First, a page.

Figures released this morning from Statistics Canada show about 4.6 million people, or 15 per cent of Canadians over age 15, reported using cannabis in the last three months.
Statistics Canada says that nearly one in five Canadians, or 19 per cent, believe they will use cannabis in the next three months — a higher figure than those who reported current use.
Nearly half of Canadian who reported using cannabis said they did so for non-medical reasons, while one-quarter say they used it for medicinal purposes.
The national cannabis survey also shows that non-medical cannabis users were less likely to buy cannabis legally, with only 26 per cent saying they bought it from authorized retailers or online producers.
The statistics agency reports that 42 per cent of non-medical users say they obtained cannabis illegally, such as through drug dealers, compassion clubs, unlicensed dispensaries or storefronts, and unlicensed websites.
The Canadian Press
Healthy eating obsession can be a sign of mental-health struggles: study
TORONTO — While we should all strive for a balanced diet, York University researchers say the extreme pursuit of healthy eating can be a sign of mental-health struggles.
Jennifer Mills, an associate professor in York’s psychology department, co-wrote a recent paper on orthorexia nervosa, which she describes as an unhealthy obsession with healthy eating, published in the journal Appetite.
In reviewing academic literature on the subject, the authors found that people with a history of eating disorders, obsessive-compulsive tendencies, perfectionism and other psychological and behavioural tendencies were at higher risk of developing orthorexia.
“There is nothing wrong with healthy eating. Healthy eating is something we should all aspire to,” Mills said in an interview. “But (we need) to be aware that mental-health difficulties can manifest through food.”
Orthorexia has not been recognized in the standard manual psychiatrists use to diagnose mental disorders, and the York study found research on the subject is limited.
But as so-called clean diets have picked up steam, Mills said there’s been growing interest in medical and research circles about the social and psychological side-effects of a “pathological” preoccupation with healthy eating.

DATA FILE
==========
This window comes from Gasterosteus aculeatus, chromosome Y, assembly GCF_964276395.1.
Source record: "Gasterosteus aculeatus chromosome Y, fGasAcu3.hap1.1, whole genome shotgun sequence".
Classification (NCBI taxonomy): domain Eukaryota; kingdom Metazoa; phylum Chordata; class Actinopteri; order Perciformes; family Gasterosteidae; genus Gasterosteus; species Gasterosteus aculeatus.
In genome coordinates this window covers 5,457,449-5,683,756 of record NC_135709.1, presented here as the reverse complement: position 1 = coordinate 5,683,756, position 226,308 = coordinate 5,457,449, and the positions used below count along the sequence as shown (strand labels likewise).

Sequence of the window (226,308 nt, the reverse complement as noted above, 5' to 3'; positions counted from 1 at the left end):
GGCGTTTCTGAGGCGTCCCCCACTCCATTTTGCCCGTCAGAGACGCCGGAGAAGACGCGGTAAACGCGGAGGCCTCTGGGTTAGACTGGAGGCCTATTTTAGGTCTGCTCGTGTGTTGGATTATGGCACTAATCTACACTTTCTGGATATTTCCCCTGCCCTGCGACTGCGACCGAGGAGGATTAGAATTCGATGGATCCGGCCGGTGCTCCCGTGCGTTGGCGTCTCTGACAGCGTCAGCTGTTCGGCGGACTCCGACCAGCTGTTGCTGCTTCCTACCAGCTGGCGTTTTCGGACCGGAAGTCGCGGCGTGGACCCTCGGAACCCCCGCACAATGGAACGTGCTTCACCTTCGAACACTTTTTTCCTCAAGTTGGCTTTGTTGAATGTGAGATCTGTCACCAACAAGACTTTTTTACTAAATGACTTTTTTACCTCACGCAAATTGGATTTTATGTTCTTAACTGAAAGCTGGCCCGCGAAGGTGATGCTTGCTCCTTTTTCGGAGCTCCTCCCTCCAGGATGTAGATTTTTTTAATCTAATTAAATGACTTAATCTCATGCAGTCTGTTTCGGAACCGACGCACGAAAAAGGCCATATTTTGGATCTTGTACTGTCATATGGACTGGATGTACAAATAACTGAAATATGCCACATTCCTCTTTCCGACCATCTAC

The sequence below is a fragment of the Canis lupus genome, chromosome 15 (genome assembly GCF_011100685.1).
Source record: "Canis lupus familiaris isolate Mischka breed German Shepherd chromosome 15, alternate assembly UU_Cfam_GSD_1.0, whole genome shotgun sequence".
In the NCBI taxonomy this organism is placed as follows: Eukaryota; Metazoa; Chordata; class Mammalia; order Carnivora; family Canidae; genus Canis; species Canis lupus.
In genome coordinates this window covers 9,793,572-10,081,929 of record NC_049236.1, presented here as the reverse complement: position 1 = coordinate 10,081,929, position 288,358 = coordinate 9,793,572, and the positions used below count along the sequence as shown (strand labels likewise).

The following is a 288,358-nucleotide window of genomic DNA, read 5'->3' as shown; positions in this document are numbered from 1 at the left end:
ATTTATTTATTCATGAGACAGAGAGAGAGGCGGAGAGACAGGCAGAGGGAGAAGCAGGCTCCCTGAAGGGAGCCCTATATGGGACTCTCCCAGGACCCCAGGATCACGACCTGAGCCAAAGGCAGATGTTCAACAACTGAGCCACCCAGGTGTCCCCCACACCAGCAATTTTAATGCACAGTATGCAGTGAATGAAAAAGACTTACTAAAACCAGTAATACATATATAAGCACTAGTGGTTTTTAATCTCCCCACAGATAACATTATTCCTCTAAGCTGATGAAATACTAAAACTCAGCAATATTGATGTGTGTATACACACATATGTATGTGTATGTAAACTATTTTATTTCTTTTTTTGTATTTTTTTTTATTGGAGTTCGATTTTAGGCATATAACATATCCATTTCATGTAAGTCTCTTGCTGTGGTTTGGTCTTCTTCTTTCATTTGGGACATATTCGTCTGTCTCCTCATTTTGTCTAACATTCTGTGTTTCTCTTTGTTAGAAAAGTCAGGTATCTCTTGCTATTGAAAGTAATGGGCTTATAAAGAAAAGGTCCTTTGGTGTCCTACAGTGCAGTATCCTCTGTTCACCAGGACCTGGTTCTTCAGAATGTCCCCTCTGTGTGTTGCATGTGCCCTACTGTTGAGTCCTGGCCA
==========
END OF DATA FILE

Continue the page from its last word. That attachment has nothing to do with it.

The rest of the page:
While there’s overlap between the risk factors for orthorexia and certain eating disorders — such as poor body image, a drive for thinness and dieting — Mills said the conditions differ in key ways, particularly their motivations.
People with a restrictive eating disorder like anorexia will typically reduce their food intake in order to reach a low body weight or change their appearance. But for those with orthorexia, Mills said the focus on food is about quality rather than quantity.
Many people with orthorexia are proud of their bodies, she said, but are decidedly picky about what they put in them.
This often involves eliminating certain types of food from their diets, such as sugar, saturated fat, gluten, animal products, artificial flavours and preservatives.
For some, she said, the list of forbidden foods can grow so long that their diet may be lacking in essential nutrients, which in severe cases can lead to health hazards such as anaemia, vitamin deficiencies or excessive weight loss.
But Mills said one of the reasons orthorexia tends to go overlooked, including by medical professionals, is that many people with the condition are physically healthy, even though they may be suffering psychologically.
“When people go to their doctors and say, ‘I eat really healthy,’ the most typical response they’ll get is, ‘That’s great… Keep doing what you’re doing,'” said Mills.
“But they may be struggling more privately with just this sense that they’re starting to lose control, that this is actually taking away from their life.”
For individuals with orthorexia, eating foods that conflict with their diets is likely to cause extreme guilt or anxiety, said Mills. This distress is usually bound up in perceived risks of disease or physical impairment. But in treating their bodies as temples of health, some may lose sight of their mental welfare, she said.
They may spend a lot of time and money planning and preparing meals, and can find it difficult to eat food made by others, Mills said.
Some strict dieters find these sacrifices are worth it given the health benefits, Mills acknowledged. But people with orthorexia may feel their fixation on food is so all-consuming that it interferes with their work, family and social activities, she said.
“When we’re extremely stressed or overwhelmed, we look for ways of coping. And for some people, having very, very tight control over their eating is a way for them to feel like they’re in control, but then the irony is that they’re not,” she said.